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New Belgian AI Learning Network Launches

De Werf, a partnership of 10 professionals, is launching a third Appreciative Inquiry learning network in Belgium this fall. Pictured above, left to right: René Bouwen, Luc Verheijen, Arno Vansichen, Bert Verleysen, Griet Bouwen, Erwin De bruyn, Luk Dewulf, Lut Brenard, Wim Croonen and Ronald Fry.


Time is ripe to elevate collaboration practices inspired and shaped by an AI orientation

An Appreciative Inquiry (AI) learning network of about 50 professionals launching in Belgium this fall answers a growing need for elevated collaboration across organizations and sectors that is inspired and shaped by an AI orientation, says an initiator, René Bouwen. The network consists of people active in business, social profit organizations, public life, education, action groups, citizens' initiatives and media.

René, professor emeritus in organizational psychology at the University of Leuven, proposed the AI Learning Network 2014 theme: multi-party and multi-stakeholder co-operation — connecting differences for a new future.

Organized by de Werf, a partnership of 10 professionals engaged in various forms of organizational development work, the network is the third of its kind since 2008. The first, which involved about 100 people, focused on coaching and guidance practices in a work consultation context. The second ran 2011 to 2012, engaged about 80 people across various sectors and concentrated on the organizational change practices of the participants.

This third effort includes the focus of the previous two but emphasizes the multi-stakeholder character that is so integral in all change efforts, says René.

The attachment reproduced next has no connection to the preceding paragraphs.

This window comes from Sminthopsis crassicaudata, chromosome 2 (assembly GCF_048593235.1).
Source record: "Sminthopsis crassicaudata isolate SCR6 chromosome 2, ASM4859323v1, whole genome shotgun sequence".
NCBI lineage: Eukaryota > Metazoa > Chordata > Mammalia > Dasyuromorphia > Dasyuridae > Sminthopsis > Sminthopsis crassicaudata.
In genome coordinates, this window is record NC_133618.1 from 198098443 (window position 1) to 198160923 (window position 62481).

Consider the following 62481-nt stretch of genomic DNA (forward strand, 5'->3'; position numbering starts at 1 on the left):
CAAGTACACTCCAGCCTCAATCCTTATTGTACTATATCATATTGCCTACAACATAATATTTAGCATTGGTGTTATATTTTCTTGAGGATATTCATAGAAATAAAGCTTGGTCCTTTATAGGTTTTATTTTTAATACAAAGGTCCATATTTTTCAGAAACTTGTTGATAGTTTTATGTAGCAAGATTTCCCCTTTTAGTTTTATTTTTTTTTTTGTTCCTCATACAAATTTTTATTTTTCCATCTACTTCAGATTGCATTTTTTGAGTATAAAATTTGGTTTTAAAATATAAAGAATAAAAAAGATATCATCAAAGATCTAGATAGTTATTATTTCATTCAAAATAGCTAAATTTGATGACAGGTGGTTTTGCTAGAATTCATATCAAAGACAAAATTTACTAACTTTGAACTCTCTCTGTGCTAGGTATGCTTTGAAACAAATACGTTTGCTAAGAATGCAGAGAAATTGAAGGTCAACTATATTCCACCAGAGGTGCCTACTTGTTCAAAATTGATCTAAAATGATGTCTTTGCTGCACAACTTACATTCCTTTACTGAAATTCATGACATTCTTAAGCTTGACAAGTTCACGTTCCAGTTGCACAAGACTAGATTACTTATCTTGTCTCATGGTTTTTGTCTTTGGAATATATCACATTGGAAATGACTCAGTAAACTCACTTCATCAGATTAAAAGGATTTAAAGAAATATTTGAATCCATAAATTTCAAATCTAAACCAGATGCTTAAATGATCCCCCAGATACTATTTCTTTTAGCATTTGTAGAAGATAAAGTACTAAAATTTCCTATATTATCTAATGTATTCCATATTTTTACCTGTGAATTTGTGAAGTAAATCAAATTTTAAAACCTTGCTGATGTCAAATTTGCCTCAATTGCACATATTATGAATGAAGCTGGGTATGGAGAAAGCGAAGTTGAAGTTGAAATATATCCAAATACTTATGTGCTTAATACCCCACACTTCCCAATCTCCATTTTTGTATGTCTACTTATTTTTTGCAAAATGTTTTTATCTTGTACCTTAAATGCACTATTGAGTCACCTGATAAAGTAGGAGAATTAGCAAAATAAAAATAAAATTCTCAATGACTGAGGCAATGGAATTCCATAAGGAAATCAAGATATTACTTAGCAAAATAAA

“Each stakeholder has a particular, issue-framing perspective and action perspective,” he says.

“Recognizing the interdependencies of actors and perspectives and the interactivity among all actors as the essential ingredients of a joint new social creation becomes the core focus of multi-actor collaboration.”

René says his special interest in this third version of the learning network is the realization that sustainable change and continuous social learning is only possible when unlikely partners start to dialogue with each other in a “future generating way.”

AI seems to be a “proper dialogical practice to orchestrate those communicative platforms for new collaborative aligned practices,” he says.

The time is ripe now for such an approach, René adds, noting that in many contexts there is a growing awareness that fundamental new social patterns have to emerge to deal with the enormous challenges of our present society. “Government, business and social/civilian groups are mostly the three main actors that have to start to collaborate.”

While these multi-actor projects are usually seen as highly political, the appreciative approach holds fresh promise for a new quality to emerge.

“The appreciative approach has a strong potential to have each actor engage from his/her strongest and most contributive side and to recognize the differences and alignment opportunities when a mutual appreciative stance can be taken,” René says.

While such dialogue and effort can be demanding and time consuming, it is increasingly imperative, René continues, “if we want to move towards a socially and physically sustainable society and business world, on the local community scale as well as on the level of social aggregates and institutions.”

To learn more about the AI Network 2014, click here.